What's Affecting Gas Prices the Week of August 6, 2019?

Key Points: Average dry gas production increased w-o-w and reached about 91 Bcf/d for the report week ending Aug. 2. Demand from power generation rose 2.2 Bcf/d from the previous week. The average demand for power generation for the report week was 41.10 Bcf/d. LNG net exports from US were at 5.93 Bcf/d during the report week. Imports from Canada increased by 0.13 Bcf/d while exports to Mexico declined 0.04 Bcf/d to average 5.31 Bcf/d. 

Our analysis leads us to expect a 60 Bcf injection level for the report week. Our expectation is closely aligned to the current consensus of 59 Bcf and 5 Bcf more than the 55 Bcf five-year average storage build. 

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Storage – Negative

We estimate a storage build of 60 Bcf will be reported by EIA for the week ended Aug. 2. Last week, EIA reported a 65 Bcf injection for the prior week. The build increased inventory levels to 2,364 Bcf and increased deficits to 123 Bcf compared to the five-year average. This week we expect the build to be higher than the five-year average. We see storage changes as a negative driver for gas prices this week.

Weather – Neutral

According to forecasts by NOAA, we expect demand to be moderate for the next 8-10 days. We are expecting cooler temperatures in the Midwest and East portions of the US with temperatures staying in the mid-70s to low-80s. The hottest regions will be the Southwest and Texas with temperatures expected to stay above 90. The peak of the summer is almost over; however, temperatures are not falling yet. This might have an effect on demand, but since the supply levels are so strong this year we think the effect of weather will be a neutral driver for gas prices this week. 

Supply – Negative

Field supply increased to more than 91 Bcf/d during the report week. Average total dry gas production increased by approximately 1% compared to the prior week.  Compared to prior week, dry gas production increased 1.50 Bcf/d or 10 Bcf for the report week. All together, we see supply as exerting negative pressure to prices this week.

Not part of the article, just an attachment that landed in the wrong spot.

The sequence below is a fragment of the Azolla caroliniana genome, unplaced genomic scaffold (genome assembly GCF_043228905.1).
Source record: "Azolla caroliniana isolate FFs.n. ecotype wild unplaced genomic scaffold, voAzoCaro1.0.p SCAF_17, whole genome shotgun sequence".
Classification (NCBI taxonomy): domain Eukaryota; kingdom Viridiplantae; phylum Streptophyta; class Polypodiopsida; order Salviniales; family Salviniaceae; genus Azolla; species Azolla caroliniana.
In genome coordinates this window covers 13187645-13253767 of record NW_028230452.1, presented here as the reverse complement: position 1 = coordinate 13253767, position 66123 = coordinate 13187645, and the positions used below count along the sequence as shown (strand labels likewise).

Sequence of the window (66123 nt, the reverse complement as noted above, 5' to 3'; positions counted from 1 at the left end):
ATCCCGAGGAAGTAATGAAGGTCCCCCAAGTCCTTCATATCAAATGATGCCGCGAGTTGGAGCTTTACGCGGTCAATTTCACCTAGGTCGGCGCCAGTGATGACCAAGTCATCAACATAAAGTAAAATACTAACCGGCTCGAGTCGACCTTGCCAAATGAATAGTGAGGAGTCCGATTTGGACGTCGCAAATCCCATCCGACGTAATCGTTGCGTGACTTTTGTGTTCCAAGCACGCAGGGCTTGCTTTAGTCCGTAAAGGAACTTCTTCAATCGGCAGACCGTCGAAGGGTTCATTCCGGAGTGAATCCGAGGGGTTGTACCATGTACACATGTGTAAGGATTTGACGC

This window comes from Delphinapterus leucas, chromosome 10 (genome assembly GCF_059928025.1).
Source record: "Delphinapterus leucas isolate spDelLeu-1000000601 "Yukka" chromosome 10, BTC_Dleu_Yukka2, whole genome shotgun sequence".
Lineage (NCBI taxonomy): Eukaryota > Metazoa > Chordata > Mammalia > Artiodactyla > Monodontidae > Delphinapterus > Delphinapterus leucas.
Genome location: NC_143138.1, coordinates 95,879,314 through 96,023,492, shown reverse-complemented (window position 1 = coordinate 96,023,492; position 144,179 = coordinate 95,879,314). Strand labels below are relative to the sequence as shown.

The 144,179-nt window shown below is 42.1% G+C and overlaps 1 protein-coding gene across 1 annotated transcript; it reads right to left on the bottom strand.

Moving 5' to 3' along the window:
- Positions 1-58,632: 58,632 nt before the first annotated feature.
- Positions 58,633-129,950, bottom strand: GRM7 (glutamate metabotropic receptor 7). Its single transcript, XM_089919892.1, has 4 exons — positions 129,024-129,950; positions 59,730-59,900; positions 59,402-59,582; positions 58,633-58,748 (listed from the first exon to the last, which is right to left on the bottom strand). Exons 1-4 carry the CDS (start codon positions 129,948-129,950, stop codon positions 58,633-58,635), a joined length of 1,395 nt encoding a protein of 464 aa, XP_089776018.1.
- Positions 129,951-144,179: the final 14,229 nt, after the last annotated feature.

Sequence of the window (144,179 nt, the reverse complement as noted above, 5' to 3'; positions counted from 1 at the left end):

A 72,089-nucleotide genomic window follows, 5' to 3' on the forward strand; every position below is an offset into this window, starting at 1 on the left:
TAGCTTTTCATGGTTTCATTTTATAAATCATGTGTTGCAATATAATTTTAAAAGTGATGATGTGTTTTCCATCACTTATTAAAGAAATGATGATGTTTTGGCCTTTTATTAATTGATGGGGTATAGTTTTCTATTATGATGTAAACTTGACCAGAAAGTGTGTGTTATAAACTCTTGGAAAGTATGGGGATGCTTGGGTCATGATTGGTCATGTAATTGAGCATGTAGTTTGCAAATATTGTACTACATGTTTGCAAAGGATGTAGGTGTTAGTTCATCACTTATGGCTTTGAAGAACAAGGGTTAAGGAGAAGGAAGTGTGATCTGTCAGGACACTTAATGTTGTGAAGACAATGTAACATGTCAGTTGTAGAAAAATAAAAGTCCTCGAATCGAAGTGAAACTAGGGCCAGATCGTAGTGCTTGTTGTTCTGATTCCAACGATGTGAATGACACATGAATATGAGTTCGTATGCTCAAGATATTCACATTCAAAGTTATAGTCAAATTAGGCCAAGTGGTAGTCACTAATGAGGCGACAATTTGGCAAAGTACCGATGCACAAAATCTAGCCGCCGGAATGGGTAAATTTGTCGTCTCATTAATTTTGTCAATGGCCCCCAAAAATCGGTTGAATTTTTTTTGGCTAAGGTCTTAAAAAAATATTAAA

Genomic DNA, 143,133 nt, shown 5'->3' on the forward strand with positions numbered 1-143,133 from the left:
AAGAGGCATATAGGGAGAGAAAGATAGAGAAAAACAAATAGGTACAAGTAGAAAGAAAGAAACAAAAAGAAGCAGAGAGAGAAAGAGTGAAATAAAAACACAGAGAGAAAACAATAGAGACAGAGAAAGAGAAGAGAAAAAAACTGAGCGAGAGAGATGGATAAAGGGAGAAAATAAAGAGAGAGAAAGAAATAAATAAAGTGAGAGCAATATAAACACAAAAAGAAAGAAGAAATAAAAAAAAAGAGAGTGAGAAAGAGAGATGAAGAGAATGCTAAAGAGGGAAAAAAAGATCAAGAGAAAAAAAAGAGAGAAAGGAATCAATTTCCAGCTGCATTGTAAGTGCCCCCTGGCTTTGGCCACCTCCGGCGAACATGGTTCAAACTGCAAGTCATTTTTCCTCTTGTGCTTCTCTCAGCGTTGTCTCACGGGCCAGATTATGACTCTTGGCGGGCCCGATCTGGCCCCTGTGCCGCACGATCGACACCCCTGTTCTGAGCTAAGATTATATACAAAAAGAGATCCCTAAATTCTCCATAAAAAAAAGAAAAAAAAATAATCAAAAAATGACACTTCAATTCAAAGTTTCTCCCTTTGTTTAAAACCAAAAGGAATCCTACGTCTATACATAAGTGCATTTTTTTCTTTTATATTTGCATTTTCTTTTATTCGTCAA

Demand – Positive

Gas demand for power, which averaged above 41 Bcf/d, accounts for more than half of the total natural gas demand in the United States. Power generation demand has increased by 2.22 Bcf/d or 15.6 Bcf week-on-week. Demand from industrial plants stayed relatively flat at about 20.8 Bcf/d. We think demand will be a positive driving factor for gas prices. 

Flows – Neutral 

Flows can be considered neutral this week as there are no new upset conditions. 

Trader Sentiment – Negative

With cooler temperatures expected for the Midwest and Northeast regions, we project Henry Hub prices to average lower than $2.20 for the current week. Natural gas futures for August dropped during trading on Monday morning. It appears as though the markets are not finding any incentive to raise prices. We see trader sentiment as being negative for the gas price activity. The CFTC's 8/2/2019 commitment of traders’ report for NYMEX natural gas futures and options showed that reportable financial positions (managed money and other) on 8/30/2019 were 203,650 net short while reportable commercial operator positions came in with a 169,377 net long position. Total open interest was reported at 1,362,478 this week and was up 31,659 lots from last week's reported 1,330,819 level.